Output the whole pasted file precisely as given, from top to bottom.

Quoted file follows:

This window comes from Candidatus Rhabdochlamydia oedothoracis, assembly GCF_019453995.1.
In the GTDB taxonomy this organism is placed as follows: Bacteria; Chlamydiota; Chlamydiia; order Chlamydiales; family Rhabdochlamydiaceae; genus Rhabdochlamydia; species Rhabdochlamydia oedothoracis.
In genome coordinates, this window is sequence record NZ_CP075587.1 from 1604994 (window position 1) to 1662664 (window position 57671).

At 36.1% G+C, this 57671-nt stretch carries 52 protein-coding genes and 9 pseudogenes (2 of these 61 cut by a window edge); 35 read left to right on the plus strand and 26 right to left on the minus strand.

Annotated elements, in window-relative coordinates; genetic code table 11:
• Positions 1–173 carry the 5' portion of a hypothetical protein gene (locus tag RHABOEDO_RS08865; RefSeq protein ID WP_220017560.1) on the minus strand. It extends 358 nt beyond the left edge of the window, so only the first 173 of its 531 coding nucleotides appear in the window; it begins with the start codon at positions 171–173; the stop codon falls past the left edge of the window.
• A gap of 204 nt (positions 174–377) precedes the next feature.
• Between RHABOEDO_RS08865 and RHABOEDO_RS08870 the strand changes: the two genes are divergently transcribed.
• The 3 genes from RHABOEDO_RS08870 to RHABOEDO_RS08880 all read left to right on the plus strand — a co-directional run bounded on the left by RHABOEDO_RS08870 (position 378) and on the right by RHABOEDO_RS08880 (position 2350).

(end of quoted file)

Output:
This window comes from Candidatus Rhabdochlamydia oedothoracis, assembly GCF_019453995.1.
In the GTDB taxonomy this organism is placed as follows: Bacteria; Chlamydiota; Chlamydiia; order Chlamydiales; family Rhabdochlamydiaceae; genus Rhabdochlamydia; species Rhabdochlamydia oedothoracis.
In genome coordinates, this window is sequence record NZ_CP075587.1 from 1604994 (window position 1) to 1662664 (window position 57671).

At 36.1% G+C, this 57671-nt stretch carries 52 protein-coding genes and 9 pseudogenes (2 of these 61 cut by a window edge); 35 read left to right on the plus strand and 26 right to left on the minus strand.

Annotated elements, in window-relative coordinates; genetic code table 11:
• Positions 1–173 carry the 5' portion of a hypothetical protein gene (locus tag RHABOEDO_RS08865; RefSeq protein ID WP_220017560.1) on the minus strand. It extends 358 nt beyond the left edge of the window, so only the first 173 of its 531 coding nucleotides appear in the window; it begins with the start codon at positions 171–173; the stop codon falls past the left edge of the window.
• A gap of 204 nt (positions 174–377) precedes the next feature.
• Between RHABOEDO_RS08865 and RHABOEDO_RS08870 the strand changes: the two genes are divergently transcribed.
• The 3 genes from RHABOEDO_RS08870 to RHABOEDO_RS08880 all read left to right on the plus strand — a co-directional run bounded on the left by RHABOEDO_RS08870 (position 378) and on the right by RHABOEDO_RS08880 (position 2350).